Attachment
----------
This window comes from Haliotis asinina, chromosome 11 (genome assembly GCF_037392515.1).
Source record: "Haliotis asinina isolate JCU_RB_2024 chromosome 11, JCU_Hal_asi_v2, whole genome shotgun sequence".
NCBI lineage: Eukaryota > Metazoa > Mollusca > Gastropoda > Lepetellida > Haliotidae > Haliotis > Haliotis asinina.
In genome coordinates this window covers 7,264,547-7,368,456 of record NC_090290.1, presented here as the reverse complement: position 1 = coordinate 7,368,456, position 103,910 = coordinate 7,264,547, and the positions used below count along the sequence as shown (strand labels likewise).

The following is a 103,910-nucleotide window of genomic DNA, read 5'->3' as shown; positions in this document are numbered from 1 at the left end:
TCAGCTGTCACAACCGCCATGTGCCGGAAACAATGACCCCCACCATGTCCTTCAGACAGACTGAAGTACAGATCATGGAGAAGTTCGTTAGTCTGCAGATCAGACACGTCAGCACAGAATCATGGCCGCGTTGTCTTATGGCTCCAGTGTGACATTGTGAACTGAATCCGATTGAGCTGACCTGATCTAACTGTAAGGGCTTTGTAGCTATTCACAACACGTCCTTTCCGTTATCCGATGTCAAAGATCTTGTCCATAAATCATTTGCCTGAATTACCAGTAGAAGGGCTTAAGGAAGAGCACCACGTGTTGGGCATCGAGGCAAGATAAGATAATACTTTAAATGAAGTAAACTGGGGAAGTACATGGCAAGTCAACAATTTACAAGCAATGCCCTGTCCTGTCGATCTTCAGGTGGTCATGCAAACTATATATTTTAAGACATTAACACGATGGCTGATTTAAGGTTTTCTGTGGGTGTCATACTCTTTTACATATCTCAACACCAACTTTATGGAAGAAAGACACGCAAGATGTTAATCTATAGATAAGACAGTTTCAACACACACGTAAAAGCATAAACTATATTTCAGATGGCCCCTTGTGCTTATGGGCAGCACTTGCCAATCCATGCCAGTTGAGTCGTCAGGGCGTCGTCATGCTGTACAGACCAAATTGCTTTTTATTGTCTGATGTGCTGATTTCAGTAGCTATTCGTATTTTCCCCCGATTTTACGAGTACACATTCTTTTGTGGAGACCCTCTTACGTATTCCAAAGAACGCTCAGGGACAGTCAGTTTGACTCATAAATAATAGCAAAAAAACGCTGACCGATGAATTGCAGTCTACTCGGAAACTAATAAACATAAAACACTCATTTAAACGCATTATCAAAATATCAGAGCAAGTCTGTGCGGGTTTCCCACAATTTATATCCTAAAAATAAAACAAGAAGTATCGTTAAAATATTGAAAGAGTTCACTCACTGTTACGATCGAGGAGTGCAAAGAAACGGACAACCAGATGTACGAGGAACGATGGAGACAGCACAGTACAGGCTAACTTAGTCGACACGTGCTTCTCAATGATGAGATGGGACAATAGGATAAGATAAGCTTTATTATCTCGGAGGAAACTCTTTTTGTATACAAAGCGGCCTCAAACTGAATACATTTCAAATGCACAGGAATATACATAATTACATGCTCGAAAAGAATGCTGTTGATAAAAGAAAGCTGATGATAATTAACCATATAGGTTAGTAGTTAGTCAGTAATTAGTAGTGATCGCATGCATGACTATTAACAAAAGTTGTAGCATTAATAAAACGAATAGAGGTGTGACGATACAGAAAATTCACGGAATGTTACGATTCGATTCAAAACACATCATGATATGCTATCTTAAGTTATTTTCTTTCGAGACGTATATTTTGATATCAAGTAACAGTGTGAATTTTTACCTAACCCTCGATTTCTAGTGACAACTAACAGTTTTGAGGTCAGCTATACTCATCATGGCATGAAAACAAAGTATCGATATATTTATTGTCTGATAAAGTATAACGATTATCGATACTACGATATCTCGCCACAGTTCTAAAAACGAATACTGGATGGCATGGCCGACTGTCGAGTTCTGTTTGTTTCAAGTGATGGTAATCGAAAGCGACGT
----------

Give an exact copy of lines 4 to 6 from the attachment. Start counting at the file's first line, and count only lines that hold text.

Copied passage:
In genome coordinates this window covers 7,264,547-7,368,456 of record NC_090290.1, presented here as the reverse complement: position 1 = coordinate 7,368,456, position 103,910 = coordinate 7,264,547, and the positions used below count along the sequence as shown (strand labels likewise).

The following is a 103,910-nucleotide window of genomic DNA, read 5'->3' as shown; positions in this document are numbered from 1 at the left end:
TCAGCTGTCACAACCGCCATGTGCCGGAAACAATGACCCCCACCATGTCCTTCAGACAGACTGAAGTACAGATCATGGAGAAGTTCGTTAGTCTGCAGATCAGACACGTCAGCACAGAATCATGGCCGCGTTGTCTTATGGCTCCAGTGTGACATTGTGAACTGAATCCGATTGAGCTGACCTGATCTAACTGTAAGGGCTTTGTAGCTATTCACAACACGTCCTTTCCGTTATCCGATGTCAAAGATCTTGTCCATAAATCATTTGCCTGAATTACCAGTAGAAGGGCTTAAGGAAGAGCACCACGTGTTGGGCATCGAGGCAAGATAAGATAATACTTTAAATGAAGTAAACTGGGGAAGTACATGGCAAGTCAACAATTTACAAGCAATGCCCTGTCCTGTCGATCTTCAGGTGGTCATGCAAACTATATATTTTAAGACATTAACACGATGGCTGATTTAAGGTTTTCTGTGGGTGTCATACTCTTTTACATATCTCAACACCAACTTTATGGAAGAAAGACACGCAAGATGTTAATCTATAGATAAGACAGTTTCAACACACACGTAAAAGCATAAACTATATTTCAGATGGCCCCTTGTGCTTATGGGCAGCACTTGCCAATCCATGCCAGTTGAGTCGTCAGGGCGTCGTCATGCTGTACAGACCAAATTGCTTTTTATTGTCTGATGTGCTGATTTCAGTAGCTATTCGTATTTTCCCCCGATTTTACGAGTACACATTCTTTTGTGGAGACCCTCTTACGTATTCCAAAGAACGCTCAGGGACAGTCAGTTTGACTCATAAATAATAGCAAAAAAACGCTGACCGATGAATTGCAGTCTACTCGGAAACTAATAAACATAAAACACTCATTTAAACGCATTATCAAAATATCAGAGCAAGTCTGTGCGGGTTTCCCACAATTTATATCCTAAAAATAAAACAAGAAGTATCGTTAAAATATTGAAAGAGTTCACTCACTGTTACGATCGAGGAGTGCAAAGAAACGGACAACCAGATGTACGAGGAACGATGGAGACAGCACAGTACAGGCTAACTTAGTCGACACGTGCTTCTCAATGATGAGATGGGACAATAGGATAAGATAAGCTTTATTATCTCGGAGGAAACTCTTTTTGTATACAAAGCGGCCTCAAACTGAATACATTTCAAATGCACAGGAATATACATAATTACATGCTCGAAAAGAATGCTGTTGATAAAAGAAAGCTGATGATAATTAACCATATAGGTTAGTAGTTAGTCAGTAATTAGTAGTGATCGCATGCATGACTATTAACAAAAGTTGTAGCATTAATAAAACGAATAGAGGTGTGACGATACAGAAAATTCACGGAATGTTACGATTCGATTCAAAACACATCATGATATGCTATCTTAAGTTATTTTCTTTCGAGACGTATATTTTGATATCAAGTAACAGTGTGAATTTTTACCTAACCCTCGATTTCTAGTGACAACTAACAGTTTTGAGGTCAGCTATACTCATCATGGCATGAAAACAAAGTATCGATATATTTATTGTCTGATAAAGTATAACGATTATCGATACTACGATATCTCGCCACAGTTCTAAAAACGAATACTGGATGGCATGGCCGACTGTCGAGTTCTGTTTGTTTCAAGTGATGGTAATCGAAAGCGACGT